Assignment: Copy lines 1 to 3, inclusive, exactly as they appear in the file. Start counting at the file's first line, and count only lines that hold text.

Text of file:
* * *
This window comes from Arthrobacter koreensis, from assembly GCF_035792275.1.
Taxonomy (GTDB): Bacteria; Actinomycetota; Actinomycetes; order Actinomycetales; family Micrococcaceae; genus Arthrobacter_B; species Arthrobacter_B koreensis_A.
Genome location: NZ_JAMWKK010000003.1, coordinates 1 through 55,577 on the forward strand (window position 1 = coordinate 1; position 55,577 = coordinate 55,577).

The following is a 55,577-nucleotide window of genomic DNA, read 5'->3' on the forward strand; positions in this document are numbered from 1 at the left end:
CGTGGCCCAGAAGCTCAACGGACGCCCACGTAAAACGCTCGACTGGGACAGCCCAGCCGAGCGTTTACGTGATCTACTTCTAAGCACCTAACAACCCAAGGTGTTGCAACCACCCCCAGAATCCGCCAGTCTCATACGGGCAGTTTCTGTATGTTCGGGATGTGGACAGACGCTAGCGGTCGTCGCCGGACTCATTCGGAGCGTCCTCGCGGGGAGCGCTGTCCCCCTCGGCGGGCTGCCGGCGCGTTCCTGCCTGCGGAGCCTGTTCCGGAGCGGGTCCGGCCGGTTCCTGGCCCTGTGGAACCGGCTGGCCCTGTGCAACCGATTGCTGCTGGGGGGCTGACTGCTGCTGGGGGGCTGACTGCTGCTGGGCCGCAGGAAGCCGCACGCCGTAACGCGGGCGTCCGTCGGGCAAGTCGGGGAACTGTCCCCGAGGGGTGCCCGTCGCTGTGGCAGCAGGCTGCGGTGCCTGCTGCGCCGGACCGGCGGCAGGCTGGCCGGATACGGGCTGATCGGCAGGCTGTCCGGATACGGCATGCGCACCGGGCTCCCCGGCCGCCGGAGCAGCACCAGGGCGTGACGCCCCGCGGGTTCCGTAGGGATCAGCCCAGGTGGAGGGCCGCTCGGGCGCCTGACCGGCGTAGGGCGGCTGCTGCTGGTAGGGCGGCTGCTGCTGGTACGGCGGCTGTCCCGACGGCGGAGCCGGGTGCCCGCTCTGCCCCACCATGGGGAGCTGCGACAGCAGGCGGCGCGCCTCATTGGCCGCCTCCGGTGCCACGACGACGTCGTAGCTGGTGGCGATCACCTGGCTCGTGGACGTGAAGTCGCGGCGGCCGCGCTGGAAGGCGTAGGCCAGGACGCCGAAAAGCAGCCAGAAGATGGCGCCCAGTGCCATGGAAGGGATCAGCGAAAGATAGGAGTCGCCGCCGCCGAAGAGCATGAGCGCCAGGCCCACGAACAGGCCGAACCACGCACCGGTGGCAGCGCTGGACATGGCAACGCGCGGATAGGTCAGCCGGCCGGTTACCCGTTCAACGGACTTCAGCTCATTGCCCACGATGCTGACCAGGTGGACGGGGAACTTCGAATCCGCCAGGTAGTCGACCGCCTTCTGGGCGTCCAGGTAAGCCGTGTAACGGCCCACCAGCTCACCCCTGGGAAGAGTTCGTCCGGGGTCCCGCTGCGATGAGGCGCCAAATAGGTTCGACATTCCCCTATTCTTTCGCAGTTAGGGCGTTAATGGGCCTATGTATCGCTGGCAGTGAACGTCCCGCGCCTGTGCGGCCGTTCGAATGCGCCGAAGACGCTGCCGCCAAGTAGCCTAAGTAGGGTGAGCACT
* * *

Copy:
This window comes from Arthrobacter koreensis, from assembly GCF_035792275.1.
Taxonomy (GTDB): Bacteria; Actinomycetota; Actinomycetes; order Actinomycetales; family Micrococcaceae; genus Arthrobacter_B; species Arthrobacter_B koreensis_A.
Genome location: NZ_JAMWKK010000003.1, coordinates 1 through 55,577 on the forward strand (window position 1 = coordinate 1; position 55,577 = coordinate 55,577).